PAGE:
First Information Report is the earliest form of information recorded for the cognizable offence by an officer-in-charge of the police station. Information given under section 154 of the Code of Criminal Procedure is regarded as FIR. If the information given by the woman against whom an offence under section 326A, 326B, 354, 354A-D, 376, 376A-E, and 509 of Indian Penal Code is alleged then such information shall be recorded by a women police officer.

Meaning of Cognizable Offence:

An offence in which the police officer has the supreme authority of arresting without a warrant and to be able to start an investigation with or without the permission of the court is termed as a cognizable offence. 

Who should file an FIR?

Any person can lodge a First Information Report (FIR). He doesn’t need to be the victim or the injured or an eye-witness. 

 When should it be filed?

An FIR should be filed in the police station of the concerned area in whose jurisdiction the offence took place. It is important to obtain information and to record the circumstances of a crime as early as possible.

The objective of an FIR:

The court stated the principle object of FIR which was to set the criminal law in motion in the case of Habib v State of Bihar. In the case of P.Sirajuddin v State of Madras, it has been held that to obtain early information of an offence from the informant and to put into writing the statement before his memory fails, FIR is necessary.

Procedure for filing FIR

Section 154 of the Code of Criminal Procedure lays down the procedure for lodging an FIR. The Section states that when the information about the cognizable offence is given orally, the officer-in-charge should write it down. After writing down the entire complaint, the person giving the information can demand that it be read over to him/her. Once the information has been recorded and verification has been completed by the person giving the information, it should be signed by him/her.

Evidentiary value of FIR

The value of FIR depends upon the nature of the crime, information, and witnessing the offence.  An FIR is not a substantive piece of evidence. However, it can be used as a corroborative piece of evidence under section 157 or for contradiction under section 145 of the Indian Evidence Act. It can be used in the cross-examination of an informant who gave such information.

As per the law, there is not a time fixed for lodging an FIR but it should be lodged as timely as possible so that the culprit is taught promptly and no danger is present to others. There should not be any kind of delay as the same is looked at as upon being fabricated. If there is any kind of delay it should be explained with a sufficient reason.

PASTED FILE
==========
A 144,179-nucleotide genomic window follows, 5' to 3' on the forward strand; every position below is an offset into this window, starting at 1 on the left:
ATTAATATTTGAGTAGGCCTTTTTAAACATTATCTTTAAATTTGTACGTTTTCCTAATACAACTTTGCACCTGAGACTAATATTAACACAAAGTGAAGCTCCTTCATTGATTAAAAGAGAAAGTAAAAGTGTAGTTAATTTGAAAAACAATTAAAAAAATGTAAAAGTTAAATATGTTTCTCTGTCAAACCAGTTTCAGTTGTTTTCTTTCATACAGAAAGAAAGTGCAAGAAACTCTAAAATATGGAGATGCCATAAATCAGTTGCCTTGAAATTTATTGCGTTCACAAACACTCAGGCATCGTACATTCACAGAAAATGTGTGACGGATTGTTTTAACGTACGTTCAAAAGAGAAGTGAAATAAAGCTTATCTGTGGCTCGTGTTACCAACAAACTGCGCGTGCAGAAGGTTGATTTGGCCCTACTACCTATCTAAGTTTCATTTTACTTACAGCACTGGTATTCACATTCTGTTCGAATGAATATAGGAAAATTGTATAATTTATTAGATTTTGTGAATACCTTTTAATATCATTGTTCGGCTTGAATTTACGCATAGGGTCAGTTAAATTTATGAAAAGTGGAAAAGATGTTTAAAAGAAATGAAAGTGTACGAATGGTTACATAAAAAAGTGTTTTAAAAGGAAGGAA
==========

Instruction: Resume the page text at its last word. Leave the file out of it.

One of the landmark cases of the registration of FIR is Lalita Kumari vs. Govt. of Uttar Pradesh. The main issue which was raised in this matter was that the officer-in-charge of the police station is liable to register the FIR or before writing down the report the preliminary inquiry as to whether the information is correct or not should be conducted? The Supreme Court had issued some guidelines regarding the registration of FIR:

  1. It is mandatory under section 154 of the Code to get an FIR registered if the information discloses the commission of a cognizable offence and no preliminary inquiry is permissible in such a situation.
  2. A preliminary inquiry may be conducted only to ascertain whether the cognizable offence is disclosed or not, in case the information received does not disclose a cognizable offence but indicates the necessity for an inquiry,
  3. No police officer can avoid his duty of registering offence if the cognizable offence has been committed and is hence disclosed.
  4. The scope of preliminary inquiry is only to ascertain whether the information reveals any cognizable offence and not to verify the veracity of the information received.
  5. A preliminary inquiry should be made time-bound and in any case, it should not exceed 7 days while ensuring and protecting the rights of the accused and the complainant.
  6. It is a mandatory practice as directed by the Supreme Court that since the General Diary/Station Diary/Daily Diary is the record of all information received in a police station, all information relating to cognizable offences, either resulting in registration of FIR or leading to an inquiry, must be meticulously reflected in the diary, no matter even if it is a preliminary inquiry.

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